Last year I spent Canada Day in Chicago, Illinois. It was an odd thing, being out of the country for Canada’s birthday. Particularly since my family wasn’t with me on a day that we usually spend together and because it was a special year. It was Canada’s 150th. I was in Chicago, and I say that like I was touring Chicago, which I wasn’t as I barely left the university for the entire ten days I was there but I was there because I was attending a world gathering of the diaconate from the many different denominations of Jesus’ church. It was an incredible feeling being in the States because as a Canadian I had freedom of movement—I had crossed the border with no issues and did not worry about needing to carry my travel documents with me, because, back then the United States still considered Canada its friendly neighbour to the north, not some milk-subsidizing national security threat with a highly offensive and duplicitous prime minister. I had no problems traveling to Chicago unlike serval others of the conference who were not permitted to enter the country because of their nationality—people from Asia and Africa. We left their name tags on empty seats throughout the conference to remind us of who was missing that week.
Anyway, the Diakonia World Federation had gathered in Chicago. Diakonia is a greek word that means ‘service among others’. The diaconate was created in the very early days of the emerging church when it was realized there was a need to share what was happening at the gatherings of God’s people that were taking place in each other’s homes. After Jesus was resurrected and then ascended to the heavens, the followers of Jesus began meeting together. They realized, due to illness or other serious matters, there were others who could not make it to the gatherings and it was decided that a certain style of people would take food and the good news from the meetings out into the community as well as stand at the door to the homes where the gatherings took place and welcomed everyone into the meeting. They welcomed people in and they took that welcome out to those in need.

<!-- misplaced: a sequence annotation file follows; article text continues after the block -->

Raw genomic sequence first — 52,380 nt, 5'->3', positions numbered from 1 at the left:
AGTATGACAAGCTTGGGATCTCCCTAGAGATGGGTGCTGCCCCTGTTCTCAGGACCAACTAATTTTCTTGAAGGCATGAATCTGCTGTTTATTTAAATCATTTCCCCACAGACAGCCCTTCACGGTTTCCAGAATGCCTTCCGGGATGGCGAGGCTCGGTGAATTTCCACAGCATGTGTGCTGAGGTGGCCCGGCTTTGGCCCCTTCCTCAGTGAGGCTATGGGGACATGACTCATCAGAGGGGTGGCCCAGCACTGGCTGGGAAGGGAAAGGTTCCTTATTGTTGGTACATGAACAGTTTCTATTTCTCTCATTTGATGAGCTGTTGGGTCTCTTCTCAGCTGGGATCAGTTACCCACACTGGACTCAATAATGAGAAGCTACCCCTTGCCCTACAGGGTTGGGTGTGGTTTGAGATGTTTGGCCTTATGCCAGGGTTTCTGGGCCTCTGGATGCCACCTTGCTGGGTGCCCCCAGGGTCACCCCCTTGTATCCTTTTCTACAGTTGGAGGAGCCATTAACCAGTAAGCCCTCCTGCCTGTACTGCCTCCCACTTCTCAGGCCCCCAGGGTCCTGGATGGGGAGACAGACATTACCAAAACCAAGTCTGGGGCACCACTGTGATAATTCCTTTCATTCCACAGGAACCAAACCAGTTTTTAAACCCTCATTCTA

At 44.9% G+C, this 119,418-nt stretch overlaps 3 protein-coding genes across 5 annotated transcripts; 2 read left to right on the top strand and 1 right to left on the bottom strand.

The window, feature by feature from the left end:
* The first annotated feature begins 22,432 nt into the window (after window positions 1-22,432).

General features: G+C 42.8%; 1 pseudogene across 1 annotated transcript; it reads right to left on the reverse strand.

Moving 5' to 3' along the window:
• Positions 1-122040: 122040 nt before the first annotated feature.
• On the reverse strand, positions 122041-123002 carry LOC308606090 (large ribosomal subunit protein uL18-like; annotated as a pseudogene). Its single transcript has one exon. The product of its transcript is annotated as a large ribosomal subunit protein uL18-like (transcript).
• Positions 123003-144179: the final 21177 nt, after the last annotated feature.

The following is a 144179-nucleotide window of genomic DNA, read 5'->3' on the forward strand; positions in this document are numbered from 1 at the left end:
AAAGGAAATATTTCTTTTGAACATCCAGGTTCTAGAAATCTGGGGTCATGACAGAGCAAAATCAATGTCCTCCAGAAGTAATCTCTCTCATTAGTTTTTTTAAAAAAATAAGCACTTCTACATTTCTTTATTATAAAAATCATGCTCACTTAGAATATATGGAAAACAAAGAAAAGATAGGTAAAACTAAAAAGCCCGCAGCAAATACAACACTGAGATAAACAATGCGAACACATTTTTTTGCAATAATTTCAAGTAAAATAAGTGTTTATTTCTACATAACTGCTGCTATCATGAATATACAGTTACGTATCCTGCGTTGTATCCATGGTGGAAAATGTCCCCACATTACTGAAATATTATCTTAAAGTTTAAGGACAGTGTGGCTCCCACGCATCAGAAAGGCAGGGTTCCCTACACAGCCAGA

With certain culture influences on the church, the role of the diaconate fell by the wayside until the 1800s when a desperate need emerged for care and attention to given to those who could not manage for themselves—particularly for prisoners who were not fed or given basic necessities unless the church or families provided for them, those folks who were too sick to work or to care for their families—remember, in the 1800s people were imprisoned not necessarily because they did something heinous but because they were too poor to pay their debts or they had committed some small infraction. There was no social safety net back then in any form. If you were destitute, you had no assistance outside what the church and your family could provide. And so, the diaconate was revived to help serve those who were oppressed, poor, ill or widowed. You might be familiar with the more modern terms of deacon or deaconess. Depending on the denomination, the diaconate’s responsibilities range from reading the gospel during the worship service, taking consecrated elements from communion out to the sick following worship, offering pastoral care, leading children and youth programs, working as parish nurses, as teachers at community schools of all sorts, as organizers of food banks and shelters for women and children, as allies for the LGTBQ community and for those working towards reconciliation with indigenous communities.